The American Surgeon General published the first government report linking smoking and ill health 50 years ago. The report also demanded that the American government take appropriate helpful action to minimize the damage caused by smoking.
Ever since then the amount of Americans who illuminate has fallen from 42% to 18% and in some states the amount of regular smokers can almost be counted in single figures. Similar reductions have occurred elsewhere. Almost half the united kingdom population smoked in 1974. Now, under a quarter do. The figures around australia are even healthier.
This is extremely fantastic news because smoking causes a number of different diseases and it is the main reason for preventable deaths in numerous countries. Indeed, smoking may have killed up to 100m people in the 20th century as well as the World Health Organisation estimates that the figure for the 21st century could be a mind-boggling 1 billion.
About fifty years ago another significant “smoking related” event happened: the very first electronic cigarette was patented. It was a device that produced vapour from tobacco without combustion. For many decades “vaping” remained a minority activity. But over the past several years these not-quite-so newfangled nicotine delivery devices are becoming rather popular. And concern has been raised over their use and particularly uptake among younger people. While figures from Ash advise a negligible quantity of best vape pen, a newly released US-based study found that the proportion of middle and school students in the united states who had ever used an e-cigarette greater than doubled between 2011-2012. Some analysts have even predicted that vaping may become popular than smoking inside a decade.
Modern e-cigarettes are battery-powered devices that vaporise nicotine for inhalation. They normally consist of a cartridge containing liquid nicotine and a heating element made to produce an aerosol. Many include flavourings like menthol – a well known fact which was criticised on the grounds that flavourings could make e-cigarettes more attractive to children.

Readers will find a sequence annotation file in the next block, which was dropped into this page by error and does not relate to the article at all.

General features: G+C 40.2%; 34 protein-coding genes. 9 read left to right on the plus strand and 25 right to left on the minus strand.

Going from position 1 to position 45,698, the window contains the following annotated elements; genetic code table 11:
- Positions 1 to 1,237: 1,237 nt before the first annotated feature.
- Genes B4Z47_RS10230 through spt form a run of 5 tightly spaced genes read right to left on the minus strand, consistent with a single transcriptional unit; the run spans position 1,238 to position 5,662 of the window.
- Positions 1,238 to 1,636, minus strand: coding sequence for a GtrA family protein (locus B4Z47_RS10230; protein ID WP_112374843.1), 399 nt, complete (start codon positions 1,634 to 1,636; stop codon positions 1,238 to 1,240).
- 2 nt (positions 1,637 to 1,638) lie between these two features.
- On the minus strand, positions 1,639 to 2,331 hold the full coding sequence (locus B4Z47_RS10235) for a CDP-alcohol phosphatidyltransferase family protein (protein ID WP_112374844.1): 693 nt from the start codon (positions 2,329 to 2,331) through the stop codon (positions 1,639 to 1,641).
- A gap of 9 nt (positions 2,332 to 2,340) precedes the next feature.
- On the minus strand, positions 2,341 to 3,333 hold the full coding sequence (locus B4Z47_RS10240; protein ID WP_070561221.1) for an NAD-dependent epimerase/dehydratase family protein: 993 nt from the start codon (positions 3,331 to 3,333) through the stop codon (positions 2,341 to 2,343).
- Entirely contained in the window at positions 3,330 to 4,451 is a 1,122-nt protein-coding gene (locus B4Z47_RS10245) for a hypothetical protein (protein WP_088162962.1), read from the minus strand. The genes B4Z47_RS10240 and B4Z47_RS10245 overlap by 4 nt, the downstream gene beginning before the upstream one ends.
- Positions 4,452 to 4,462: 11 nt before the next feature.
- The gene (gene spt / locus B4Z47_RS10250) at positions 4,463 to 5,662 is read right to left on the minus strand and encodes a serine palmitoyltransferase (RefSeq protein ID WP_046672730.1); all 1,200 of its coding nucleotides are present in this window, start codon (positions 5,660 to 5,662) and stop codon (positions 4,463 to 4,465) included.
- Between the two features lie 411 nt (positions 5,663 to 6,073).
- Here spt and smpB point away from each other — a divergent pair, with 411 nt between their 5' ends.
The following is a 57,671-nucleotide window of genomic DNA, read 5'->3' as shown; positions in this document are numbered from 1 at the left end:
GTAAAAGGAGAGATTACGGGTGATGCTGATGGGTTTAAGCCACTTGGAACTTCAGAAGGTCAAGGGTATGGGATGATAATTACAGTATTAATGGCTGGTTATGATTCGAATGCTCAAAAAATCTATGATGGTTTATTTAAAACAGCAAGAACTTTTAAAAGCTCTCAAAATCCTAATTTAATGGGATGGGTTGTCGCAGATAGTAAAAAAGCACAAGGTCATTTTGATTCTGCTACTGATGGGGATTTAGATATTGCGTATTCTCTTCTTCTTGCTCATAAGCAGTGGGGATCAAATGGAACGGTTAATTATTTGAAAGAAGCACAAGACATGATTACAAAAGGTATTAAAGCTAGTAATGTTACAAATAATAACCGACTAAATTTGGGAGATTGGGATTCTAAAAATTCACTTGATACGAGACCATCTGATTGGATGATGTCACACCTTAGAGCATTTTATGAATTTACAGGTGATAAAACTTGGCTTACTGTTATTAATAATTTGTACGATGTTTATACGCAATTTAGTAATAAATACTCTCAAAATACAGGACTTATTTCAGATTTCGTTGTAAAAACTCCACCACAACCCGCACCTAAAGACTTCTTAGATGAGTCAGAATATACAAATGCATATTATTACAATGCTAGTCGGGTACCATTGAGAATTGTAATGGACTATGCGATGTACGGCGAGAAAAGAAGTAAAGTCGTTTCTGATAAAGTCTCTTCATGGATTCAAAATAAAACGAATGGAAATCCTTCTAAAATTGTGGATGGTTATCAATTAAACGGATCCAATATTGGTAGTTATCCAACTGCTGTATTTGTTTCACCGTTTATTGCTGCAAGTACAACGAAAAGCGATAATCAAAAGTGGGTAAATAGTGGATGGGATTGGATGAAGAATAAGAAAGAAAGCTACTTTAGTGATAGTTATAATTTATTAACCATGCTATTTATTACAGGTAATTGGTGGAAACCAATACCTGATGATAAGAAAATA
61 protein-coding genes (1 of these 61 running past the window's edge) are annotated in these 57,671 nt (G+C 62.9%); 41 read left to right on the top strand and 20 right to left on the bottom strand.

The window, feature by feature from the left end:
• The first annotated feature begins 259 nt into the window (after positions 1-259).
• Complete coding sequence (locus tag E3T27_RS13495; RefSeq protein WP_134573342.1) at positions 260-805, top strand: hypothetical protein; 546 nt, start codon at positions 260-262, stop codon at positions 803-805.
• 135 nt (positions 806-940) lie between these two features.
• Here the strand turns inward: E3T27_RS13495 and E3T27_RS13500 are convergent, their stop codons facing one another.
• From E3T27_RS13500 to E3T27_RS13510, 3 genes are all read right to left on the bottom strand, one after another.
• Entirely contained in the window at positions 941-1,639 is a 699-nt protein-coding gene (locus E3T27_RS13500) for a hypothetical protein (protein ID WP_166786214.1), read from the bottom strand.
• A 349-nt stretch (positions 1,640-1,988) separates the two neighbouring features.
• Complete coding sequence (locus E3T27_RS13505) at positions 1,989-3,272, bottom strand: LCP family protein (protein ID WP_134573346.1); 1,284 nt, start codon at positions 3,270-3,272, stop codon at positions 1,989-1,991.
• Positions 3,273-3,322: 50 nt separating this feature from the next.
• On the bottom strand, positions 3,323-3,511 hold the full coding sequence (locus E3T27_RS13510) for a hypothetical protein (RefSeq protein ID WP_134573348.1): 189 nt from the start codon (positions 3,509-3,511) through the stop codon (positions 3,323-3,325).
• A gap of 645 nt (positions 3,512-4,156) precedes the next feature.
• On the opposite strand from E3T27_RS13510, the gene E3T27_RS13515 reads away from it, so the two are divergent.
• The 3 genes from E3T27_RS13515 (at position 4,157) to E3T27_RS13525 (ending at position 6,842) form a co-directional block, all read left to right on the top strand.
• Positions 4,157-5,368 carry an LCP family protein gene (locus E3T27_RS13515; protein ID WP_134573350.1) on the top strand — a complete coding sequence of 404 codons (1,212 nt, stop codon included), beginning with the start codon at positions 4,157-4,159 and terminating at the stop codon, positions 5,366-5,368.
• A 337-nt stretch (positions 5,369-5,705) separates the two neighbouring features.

Although vaping (and passive vaping) may well be safer than smoking (and passive smoking) a number of toxicological analyses have demostrated that e-cigarettes contain many dangerous chemicals. The great thing is that e-cigarettes are primarily utilized by people being a popular smoking cessation aid. But it’s not even close to clear how effective e-cigarettes are in helping men and women to give up smoking in the long term. More worryingly, some research indicates that several “never smokers” have tried vaping. This can be of particular concern because e-cigarettes could serve as a “gateway drug” to conventional cigarettes.
The relative insufficient evidence concerning the safety, effectiveness and ultimate impact of e-cigarettes has led to the adoption of radically different approaches to the import, production, sale, distribution and advertising of such devices. Some countries, such as Argentina, effectively prohibited them. But many jurisdictions allow e-cigarettes to be sold and consumed susceptible to varying degrees of regulation. The EU, for instance, has taken a relatively hard line, but it is unclear at this point what impact these new rules will have.
Ethically speaking, it would seem a good idea to be suspicious. E-cigarettes may well not represent a modern Trojan horse, but the recent interest shown by tobacco companies during these devices should give us all pause for thought. This does not always mean that vaping ought to be entirely proscribed. Quite aside from the simple fact that our liberty rights dictate otherwise, there is, as noted above, good reason to believe that e-cigarettes are less dangerous than regular cigarettes so the net influence on health (and longevity) could very well htkcbf positive.
But due to the serious risk that vaping might re-glamourise smoking, especially among the young, a cautious regulatory approach is warranted. This ought to incorporate a ban on the sale of e-cigarettes to children along with a New York City-style ban on vaping in public areas indoor spaces and private offices. It also seems eminently sensible to set up regulations to ensure the marketing of e-cigarettes is restricted to current smokers.
Most will complain that too many restrictions on the sale and consumption is going to be counter-productive. Some experts have even claimed that quality control regulation is, essentially, all that is needed, and that vaping might make smoking redundant. But this method seems overly lax. In the end, there’s (usually) no vapour without fire.